You know, and going forward now to your college experience, as you're applying for college, what were some challenges you face and what did you do to overcome them.


Lara Gerhardson  06:09
So when I was applying to college, as I said, I started saying that I wanted to go to Harvard at a very young age. And so I just, I took every Advanced Placement class I could take. I did everything that I thought was, you know, necessary to get towards that goal: making sure to be involved in extracurriculars, I stayed at the top of my class for most of the years, I was in school -- very competitive class -- but, but I did everything to keep my GPA above 4.0., because I felt like that was what I needed to do. However, I won't say that it didn't come without some obstacles, and people trying to dissuade me. I even had a high school counselor, tell me, "You're not going to get into Harvard. So you better just start taking, you know, some clerical classes, because that's all you can aspire to." I think that for some people, that's a very fulfilling work, and I would never say don't take those classes, because my keyboarding classes did come in handy. But don't let anyone discourage you because of being female, being Native, or a person of color, because it is in our abilities and our, our dreams for our communities to give back. And so don't let anyone tell you, you can't do those things. And even if it's a high school counselor, like it came with me, make sure that you stay true to yourself into your goals.


Liz Bolsoni  07:32
And so even with coming out of high school, you get into Harvard -- you proved that counselor wrong -- but there are people in college who still don't believe in you and who still hold some of those negative misconceptions. So what was your experience like going into college? And how did you, how did you reflect on that? How did you deal with it?


Lara Gerhardson  07:53
So I would say that I grew up in a small northern Minnesota community and and there was a lot of racism a negative connotations to being a native person in our area. I have kind of physically, I'm ambiguous in terms of if you looked at me, you wouldn't know for sure. When I'm with native people, they assume I'm native, when I'm with non-native people, they assume I'm whatever group I'm in. And so in high school, my experience was that if my non-native friends, my white friends assumed I was just white, I heard a lot of things that were difficult to hear. And I would have to point them out and say, "You know, I'm native." And some of the things that I heard at that point, well, were "While you're one of the good ones," or something, you know, something to that effect, which was so incredibly hurtful and wrong. Even when I made it into Harvard, one of my good friends in my, in my close friendship circle, said, "Well, she only made it into Harvard, because she was an Indian." Even though I had worked incredibly hard. And I was the top of my class, I still faced that even from my own friendship group. So that was a community I was used to being a part of, is kind of straddling this line of having to let people know that, you know, that is not why I made it into Harvard. I worked really hard. I didn't just get into Harvard, because I was Native. I had to help people learn about diversity at that time. Now, what was different was that when I went to Harvard, I was embraced because it's an incredibly diverse and dynamic group of people. And so I felt even more supported at that time, because I was meeting all kinds of different people from all different walks of life. And so it became somewhat easier once I got into college, because you're just surrounded by people who are there to learn, learn about each other, learn about whatever their field is, but I would say a lot of the learning takes place outside of the classroom. So that was my experience.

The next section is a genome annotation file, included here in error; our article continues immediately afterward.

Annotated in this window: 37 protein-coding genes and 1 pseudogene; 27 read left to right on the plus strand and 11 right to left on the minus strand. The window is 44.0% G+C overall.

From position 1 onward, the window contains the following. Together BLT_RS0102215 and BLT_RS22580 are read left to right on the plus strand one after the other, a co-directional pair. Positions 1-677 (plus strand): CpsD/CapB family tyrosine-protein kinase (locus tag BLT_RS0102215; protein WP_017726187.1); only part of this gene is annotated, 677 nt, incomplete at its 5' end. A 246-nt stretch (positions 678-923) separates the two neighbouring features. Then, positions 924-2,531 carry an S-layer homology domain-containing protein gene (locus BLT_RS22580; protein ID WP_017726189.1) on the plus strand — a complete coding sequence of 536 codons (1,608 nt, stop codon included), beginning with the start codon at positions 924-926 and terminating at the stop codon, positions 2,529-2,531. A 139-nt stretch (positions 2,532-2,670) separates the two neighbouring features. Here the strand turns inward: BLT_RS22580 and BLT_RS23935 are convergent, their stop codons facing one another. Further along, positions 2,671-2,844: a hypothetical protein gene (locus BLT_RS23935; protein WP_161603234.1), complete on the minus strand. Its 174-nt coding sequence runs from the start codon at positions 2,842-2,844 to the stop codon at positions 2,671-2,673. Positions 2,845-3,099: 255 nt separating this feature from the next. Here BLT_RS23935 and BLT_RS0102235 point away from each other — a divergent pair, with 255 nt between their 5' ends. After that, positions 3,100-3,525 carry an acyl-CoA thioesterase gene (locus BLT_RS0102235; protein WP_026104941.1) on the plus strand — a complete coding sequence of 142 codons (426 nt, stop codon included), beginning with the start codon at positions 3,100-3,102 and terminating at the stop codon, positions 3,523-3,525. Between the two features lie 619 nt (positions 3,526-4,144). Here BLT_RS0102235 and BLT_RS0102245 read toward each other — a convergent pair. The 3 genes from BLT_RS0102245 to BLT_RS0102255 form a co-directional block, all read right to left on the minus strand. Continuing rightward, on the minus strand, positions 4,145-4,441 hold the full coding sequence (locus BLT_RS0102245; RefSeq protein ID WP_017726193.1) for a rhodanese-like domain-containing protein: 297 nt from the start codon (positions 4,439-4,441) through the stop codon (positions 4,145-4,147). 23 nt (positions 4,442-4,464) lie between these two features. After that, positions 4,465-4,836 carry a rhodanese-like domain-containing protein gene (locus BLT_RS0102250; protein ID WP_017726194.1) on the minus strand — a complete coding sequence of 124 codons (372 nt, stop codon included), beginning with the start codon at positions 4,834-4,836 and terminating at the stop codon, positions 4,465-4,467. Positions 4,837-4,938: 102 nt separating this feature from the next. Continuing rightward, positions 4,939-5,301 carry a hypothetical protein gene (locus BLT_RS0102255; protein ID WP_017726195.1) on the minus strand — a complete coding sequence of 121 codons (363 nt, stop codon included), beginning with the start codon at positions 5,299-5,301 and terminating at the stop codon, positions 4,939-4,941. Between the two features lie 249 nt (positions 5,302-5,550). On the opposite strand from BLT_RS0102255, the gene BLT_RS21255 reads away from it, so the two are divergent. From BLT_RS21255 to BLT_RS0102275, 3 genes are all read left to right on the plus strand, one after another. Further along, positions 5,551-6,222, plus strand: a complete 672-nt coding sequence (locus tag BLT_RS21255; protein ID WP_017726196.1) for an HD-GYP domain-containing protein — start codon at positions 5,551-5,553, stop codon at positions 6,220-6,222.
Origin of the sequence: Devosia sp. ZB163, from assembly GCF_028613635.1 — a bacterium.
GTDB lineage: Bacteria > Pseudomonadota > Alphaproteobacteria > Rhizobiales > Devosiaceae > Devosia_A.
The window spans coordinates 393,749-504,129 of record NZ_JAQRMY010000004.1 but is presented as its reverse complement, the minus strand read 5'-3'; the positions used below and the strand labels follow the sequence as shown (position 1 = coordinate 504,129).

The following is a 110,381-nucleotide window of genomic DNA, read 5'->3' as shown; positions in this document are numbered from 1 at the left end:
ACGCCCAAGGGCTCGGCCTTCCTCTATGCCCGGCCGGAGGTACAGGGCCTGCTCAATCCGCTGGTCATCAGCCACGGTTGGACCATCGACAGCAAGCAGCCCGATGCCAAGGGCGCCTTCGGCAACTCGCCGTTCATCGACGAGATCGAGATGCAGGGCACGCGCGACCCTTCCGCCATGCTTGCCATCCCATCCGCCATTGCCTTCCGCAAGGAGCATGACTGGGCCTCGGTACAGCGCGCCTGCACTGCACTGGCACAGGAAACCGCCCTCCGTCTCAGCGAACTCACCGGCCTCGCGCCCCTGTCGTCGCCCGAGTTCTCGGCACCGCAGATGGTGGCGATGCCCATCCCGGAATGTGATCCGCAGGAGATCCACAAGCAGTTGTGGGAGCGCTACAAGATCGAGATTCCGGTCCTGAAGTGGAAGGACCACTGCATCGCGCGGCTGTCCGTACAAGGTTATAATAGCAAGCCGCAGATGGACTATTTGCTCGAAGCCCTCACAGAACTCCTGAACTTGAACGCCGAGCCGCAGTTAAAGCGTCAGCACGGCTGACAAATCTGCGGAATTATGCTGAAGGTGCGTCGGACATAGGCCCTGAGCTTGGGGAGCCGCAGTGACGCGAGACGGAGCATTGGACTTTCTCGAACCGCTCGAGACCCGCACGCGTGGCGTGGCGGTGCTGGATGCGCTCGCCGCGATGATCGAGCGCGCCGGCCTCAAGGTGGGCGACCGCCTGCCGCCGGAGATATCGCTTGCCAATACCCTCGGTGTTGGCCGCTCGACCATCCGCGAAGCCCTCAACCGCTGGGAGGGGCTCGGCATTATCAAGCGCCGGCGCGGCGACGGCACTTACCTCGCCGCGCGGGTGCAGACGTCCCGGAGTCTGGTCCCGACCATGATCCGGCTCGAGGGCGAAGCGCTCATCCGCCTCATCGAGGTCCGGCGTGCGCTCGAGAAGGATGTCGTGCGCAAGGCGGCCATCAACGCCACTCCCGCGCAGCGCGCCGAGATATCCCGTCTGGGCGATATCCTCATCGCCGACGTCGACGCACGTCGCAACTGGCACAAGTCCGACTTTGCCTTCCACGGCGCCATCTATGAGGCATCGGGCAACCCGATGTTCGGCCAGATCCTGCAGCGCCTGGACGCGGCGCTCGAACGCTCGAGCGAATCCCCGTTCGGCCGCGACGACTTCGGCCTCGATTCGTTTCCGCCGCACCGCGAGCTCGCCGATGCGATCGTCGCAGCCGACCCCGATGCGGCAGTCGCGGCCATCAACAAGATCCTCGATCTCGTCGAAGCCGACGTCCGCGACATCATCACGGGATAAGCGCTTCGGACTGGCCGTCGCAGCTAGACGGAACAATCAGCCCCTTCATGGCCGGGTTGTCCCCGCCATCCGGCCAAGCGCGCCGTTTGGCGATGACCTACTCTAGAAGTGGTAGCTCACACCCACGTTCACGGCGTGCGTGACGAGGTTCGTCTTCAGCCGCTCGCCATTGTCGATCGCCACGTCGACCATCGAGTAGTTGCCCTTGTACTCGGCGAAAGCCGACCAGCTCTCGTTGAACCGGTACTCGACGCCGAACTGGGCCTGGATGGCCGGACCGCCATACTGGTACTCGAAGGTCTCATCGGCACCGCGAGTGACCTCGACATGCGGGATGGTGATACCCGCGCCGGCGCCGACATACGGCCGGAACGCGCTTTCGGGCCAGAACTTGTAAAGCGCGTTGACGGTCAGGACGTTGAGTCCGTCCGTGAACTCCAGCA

Liz Bolsoni  09:58
Yeah, you know, it's a reoccurring theme in these interviews, that underrepresented students often feel they need to prove themselves in a way that the other students do not have to. And that's something that a lot of people I've spoken to -- and I really appreciate your your words -- that that's just not the case, you, you know, you're enough because of that.


Lara Gerhardson  10:18
You know, I was very confident because I knew what I had to offer. And I knew how I worked. And like I said, I had a very contentious experience in high school, and in several different instances. However, I felt embrace going into a community like Harvard that was accepting of so many different people.


Liz Bolsoni  10:38
Once you applyed and got into college, what did paying for college look like? And do you have any information about loans? Or [for] people who are worried about that they're going to be a huge burden, do you have any advice on that?


Lara Gerhardson  10:52
So at the time that I went to Harvard, they did not offer the same kind of financial aid that they do now. So now they have financial aid that's based on the need of the student, and they have different scholarships that were not available when I went there. So my financial aid picture at the time was a combination of my mom's support, my mom's financial support, and loans. So loans can be very intimidating for a lot of people, just because you know that you're going to have that financial burden after you graduate. However, I just see loans as being an investment in your future and in your, you know, your education as part of that future. So the loans for me were unnecessary burden at the time. And the thing that was, I think, exceptionally fortunate for me, it was that my mom, unbeknownst to me, was paying off the interest of the loans while I was in school. So I would say if anybody has that opportunity to either use their own -- you know, I also did work study in the summer -- use their own funds to pay for some of that interest. Or if they have parents that are willing to pay for that interest, it does really make a difference once you get out of school, to only have to pay the initial loan rather than the interest as well. But like I said, it is daunting to take out that much money in loans. But if you don't have to take them, don't take them. But if you do, just recognize it as a part of your investment in yourself.